Digital course readings service: Scans of extracts from certain books and journals can be made available to students via links in Reading Lists Online, using the digital course readings service. Currently the library may be able to help academics make available larger extracts from books and journals than is normally the case, although scans will need to be provided from academics’ copies (as librarians do not have access to the books in the library at the moment). Academics should contact their subject librarian to discuss this. The Digitisation Team can also be contacted about this (email@example.com). More information about this service can be found at this webpage: https://libraryservices.city.ac.uk/resources/digital-course-reading.
Legal exceptions: The law permits staff and students to copy material from published works for research and private study, quotation, and educational purposes, without asking permission from publishers. You may only copy as much as is required, and in total must not copy more than 10% from any published resource.
Assistance with accessing resources: If staff and students are unable to access anything they need from the Library, they should contact us via our online chat service, which is staffed Monday-Friday, 9am – 5pm, or send us an email (firstname.lastname@example.org) or submit their enquiry through the Ask Us service at any time. Library staff will see if they can find a solution.
Broadcast material: City subscribes to a resource called Box of Broadcasts which has an archive of over two million TV and radio broadcasts that can be used for educational purposes. You can put links to the broadcasts in Moodle, Reading Lists Online, emails, etc. Box of Broadcasts is not normally available outside of the UK; however until the end of July 2020, staff and students who are in the EU will be able to access it.
Copyright Librarian: City’s Copyright Librarian is available to respond to copyright enquiries. He can be contacted on email@example.com, and aims to respond to enquiries within two working days.
Open Access journals and books:
Articles that have been published in Open Access with a Creative Commons licence may be freely shared. Open Access content may be found in the following ways:
- BASE and CORE allow many Open Access sources around the world to be searched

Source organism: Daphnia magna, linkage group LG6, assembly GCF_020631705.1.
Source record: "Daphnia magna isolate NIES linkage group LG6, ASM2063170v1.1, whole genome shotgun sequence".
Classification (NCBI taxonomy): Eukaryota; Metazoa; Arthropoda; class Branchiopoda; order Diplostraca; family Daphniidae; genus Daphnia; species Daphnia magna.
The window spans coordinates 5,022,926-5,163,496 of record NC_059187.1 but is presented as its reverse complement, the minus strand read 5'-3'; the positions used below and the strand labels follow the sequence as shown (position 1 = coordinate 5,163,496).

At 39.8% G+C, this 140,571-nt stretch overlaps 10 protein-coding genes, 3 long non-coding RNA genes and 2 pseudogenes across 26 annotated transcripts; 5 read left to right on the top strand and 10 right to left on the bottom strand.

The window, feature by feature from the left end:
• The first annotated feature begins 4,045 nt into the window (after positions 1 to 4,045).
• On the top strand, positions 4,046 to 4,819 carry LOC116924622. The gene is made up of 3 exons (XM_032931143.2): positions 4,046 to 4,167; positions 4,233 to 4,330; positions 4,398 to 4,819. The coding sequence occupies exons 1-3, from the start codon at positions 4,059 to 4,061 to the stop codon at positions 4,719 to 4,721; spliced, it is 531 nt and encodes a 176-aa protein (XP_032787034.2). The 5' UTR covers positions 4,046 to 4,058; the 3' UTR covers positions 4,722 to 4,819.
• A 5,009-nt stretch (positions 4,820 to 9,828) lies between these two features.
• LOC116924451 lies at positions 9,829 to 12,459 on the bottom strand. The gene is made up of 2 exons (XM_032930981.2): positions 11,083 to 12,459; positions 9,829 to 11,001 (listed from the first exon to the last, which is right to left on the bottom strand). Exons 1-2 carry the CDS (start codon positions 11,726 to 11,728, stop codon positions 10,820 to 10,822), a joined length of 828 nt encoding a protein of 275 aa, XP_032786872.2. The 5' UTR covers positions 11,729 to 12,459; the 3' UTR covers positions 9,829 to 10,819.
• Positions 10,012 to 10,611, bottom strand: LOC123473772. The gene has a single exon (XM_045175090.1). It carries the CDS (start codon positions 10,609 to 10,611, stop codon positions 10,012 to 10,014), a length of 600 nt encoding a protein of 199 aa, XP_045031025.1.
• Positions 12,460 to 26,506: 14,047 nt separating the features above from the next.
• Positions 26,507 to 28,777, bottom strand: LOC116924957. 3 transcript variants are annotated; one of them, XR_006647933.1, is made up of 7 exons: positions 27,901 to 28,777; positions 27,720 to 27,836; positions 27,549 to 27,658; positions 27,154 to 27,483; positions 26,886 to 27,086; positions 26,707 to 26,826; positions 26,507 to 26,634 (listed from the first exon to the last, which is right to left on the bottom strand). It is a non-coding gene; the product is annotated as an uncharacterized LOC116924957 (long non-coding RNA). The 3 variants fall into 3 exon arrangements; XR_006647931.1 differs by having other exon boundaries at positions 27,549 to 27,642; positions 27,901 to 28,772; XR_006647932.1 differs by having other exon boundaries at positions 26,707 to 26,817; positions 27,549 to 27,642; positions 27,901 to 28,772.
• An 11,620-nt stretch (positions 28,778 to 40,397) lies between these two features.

- Sherpa Search is a trial search service to search across UK Open Access institutional repositories
- Google Scholar may indicate if an article is available to view.
For journal articles that you have written, publishers will often allow authors to use these within your institution for educational purposes. Check the publishing agreement if you are not sure.
There is a Directory of Open Access books.
Open Educational Resources: These are resources that can be freely used, and sometimes modified, by educators. They are made available under Creative Commons licences (see the Copyright Guide for further information).
Assessing risk: If you are not sure whether you may infringe copyright law, ask yourself the following questions:
- Is it likely that what you are doing infringes copyright?
- Is it likely that the copyright holder will discover your activity?
- Is it likely that the copyright holder will object to your activity?
- What is the impact (both financial and reputational) if the copyright holder was to take action against you or the University?
If the answer to the first three questions is ‘yes’, then it may be advisable to request permission from the publisher. You can also contact the Copyright Librarian (firstname.lastname@example.org) for guidance.
The book ‘Copyright & E-learning: A guide for practitioners’ contains much helpful guidance. It is available as an e-book via Library Services.
A blog post on the UK Copyright Literacy website provides some more detail and there is a lot of other useful copyright information available too.
A lot of the above information applies at any time, not just during the current crisis.
We are adding new books to our collections every month. Use the carousel below to browse a diverse selection of the new titles added between January and March 2020 . Click on any cover to see where the book is located or to place a request.
Want to recommend a book? Tell us what’s missing from our collections via our More Books, Read for Research or Liberating City schemes.
This month we’re excited to launch our new initiative ‘Liberating CityLibrary’ where we’re asking students and staff to recommend books to help us improve the diversity of our collections.
We want to increase the range of books in the library written by people from a BAME (Black, Asian and Minority Ethnic) background, books by and about LGBTQI+ people and titles which recognise overlapping identities and experiences such as gender, class, sexuality and disability.
Liberating CityLibrary will work in a similar way to the already established book suggestion schemes ‘More Books‘ and ‘Read for Research’. To get involved all you need to do is complete our online form and if the requested book costs less than £60 and there are no copies in stock, your order will be placed within five working days.
We look forward to receiving your suggestions and will be sharing monthly highlights via CityLibrary News and social media.
If you have any questions about Liberating CityLibrary please email email@example.com.